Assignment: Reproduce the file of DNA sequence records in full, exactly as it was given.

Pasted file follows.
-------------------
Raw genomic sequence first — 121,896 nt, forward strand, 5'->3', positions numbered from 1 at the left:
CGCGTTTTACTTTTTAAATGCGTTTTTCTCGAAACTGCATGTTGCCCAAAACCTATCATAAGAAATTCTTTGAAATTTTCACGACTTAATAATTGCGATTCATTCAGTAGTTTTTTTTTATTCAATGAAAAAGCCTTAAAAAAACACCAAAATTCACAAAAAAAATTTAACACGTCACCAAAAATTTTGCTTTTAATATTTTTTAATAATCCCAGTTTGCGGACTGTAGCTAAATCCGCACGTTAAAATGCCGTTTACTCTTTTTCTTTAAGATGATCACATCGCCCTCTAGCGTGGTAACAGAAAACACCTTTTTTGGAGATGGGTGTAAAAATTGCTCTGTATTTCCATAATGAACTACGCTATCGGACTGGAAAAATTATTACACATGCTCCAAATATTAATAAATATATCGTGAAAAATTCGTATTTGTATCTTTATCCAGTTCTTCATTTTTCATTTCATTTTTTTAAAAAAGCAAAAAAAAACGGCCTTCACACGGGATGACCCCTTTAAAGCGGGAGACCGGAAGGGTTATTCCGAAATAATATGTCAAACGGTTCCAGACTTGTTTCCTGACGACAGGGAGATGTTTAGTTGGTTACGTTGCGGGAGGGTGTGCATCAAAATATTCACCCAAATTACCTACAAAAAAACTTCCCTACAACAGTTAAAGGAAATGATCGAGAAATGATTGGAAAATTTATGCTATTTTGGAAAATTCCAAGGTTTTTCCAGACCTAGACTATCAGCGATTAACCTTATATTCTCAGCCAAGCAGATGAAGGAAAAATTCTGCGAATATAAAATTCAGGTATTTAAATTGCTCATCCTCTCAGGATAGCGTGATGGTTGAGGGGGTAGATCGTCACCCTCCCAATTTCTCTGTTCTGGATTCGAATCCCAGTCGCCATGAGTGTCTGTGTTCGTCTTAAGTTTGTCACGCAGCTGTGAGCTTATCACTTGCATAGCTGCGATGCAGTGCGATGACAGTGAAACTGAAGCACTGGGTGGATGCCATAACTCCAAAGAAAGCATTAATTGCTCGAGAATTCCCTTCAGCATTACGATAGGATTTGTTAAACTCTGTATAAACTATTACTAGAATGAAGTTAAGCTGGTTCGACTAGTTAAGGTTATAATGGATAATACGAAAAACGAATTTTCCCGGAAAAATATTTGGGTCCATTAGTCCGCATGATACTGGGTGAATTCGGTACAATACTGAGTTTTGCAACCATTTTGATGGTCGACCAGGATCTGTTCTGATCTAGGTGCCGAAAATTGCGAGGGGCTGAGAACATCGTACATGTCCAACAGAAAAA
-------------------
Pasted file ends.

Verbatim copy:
Raw genomic sequence first — 121,896 nt, forward strand, 5'->3', positions numbered from 1 at the left:
CGCGTTTTACTTTTTAAATGCGTTTTTCTCGAAACTGCATGTTGCCCAAAACCTATCATAAGAAATTCTTTGAAATTTTCACGACTTAATAATTGCGATTCATTCAGTAGTTTTTTTTTATTCAATGAAAAAGCCTTAAAAAAACACCAAAATTCACAAAAAAAATTTAACACGTCACCAAAAATTTTGCTTTTAATATTTTTTAATAATCCCAGTTTGCGGACTGTAGCTAAATCCGCACGTTAAAATGCCGTTTACTCTTTTTCTTTAAGATGATCACATCGCCCTCTAGCGTGGTAACAGAAAACACCTTTTTTGGAGATGGGTGTAAAAATTGCTCTGTATTTCCATAATGAACTACGCTATCGGACTGGAAAAATTATTACACATGCTCCAAATATTAATAAATATATCGTGAAAAATTCGTATTTGTATCTTTATCCAGTTCTTCATTTTTCATTTCATTTTTTTAAAAAAGCAAAAAAAAACGGCCTTCACACGGGATGACCCCTTTAAAGCGGGAGACCGGAAGGGTTATTCCGAAATAATATGTCAAACGGTTCCAGACTTGTTTCCTGACGACAGGGAGATGTTTAGTTGGTTACGTTGCGGGAGGGTGTGCATCAAAATATTCACCCAAATTACCTACAAAAAAACTTCCCTACAACAGTTAAAGGAAATGATCGAGAAATGATTGGAAAATTTATGCTATTTTGGAAAATTCCAAGGTTTTTCCAGACCTAGACTATCAGCGATTAACCTTATATTCTCAGCCAAGCAGATGAAGGAAAAATTCTGCGAATATAAAATTCAGGTATTTAAATTGCTCATCCTCTCAGGATAGCGTGATGGTTGAGGGGGTAGATCGTCACCCTCCCAATTTCTCTGTTCTGGATTCGAATCCCAGTCGCCATGAGTGTCTGTGTTCGTCTTAAGTTTGTCACGCAGCTGTGAGCTTATCACTTGCATAGCTGCGATGCAGTGCGATGACAGTGAAACTGAAGCACTGGGTGGATGCCATAACTCCAAAGAAAGCATTAATTGCTCGAGAATTCCCTTCAGCATTACGATAGGATTTGTTAAACTCTGTATAAACTATTACTAGAATGAAGTTAAGCTGGTTCGACTAGTTAAGGTTATAATGGATAATACGAAAAACGAATTTTCCCGGAAAAATATTTGGGTCCATTAGTCCGCATGATACTGGGTGAATTCGGTACAATACTGAGTTTTGCAACCATTTTGATGGTCGACCAGGATCTGTTCTGATCTAGGTGCCGAAAATTGCGAGGGGCTGAGAACATCGTACATGTCCAACAGAAAAA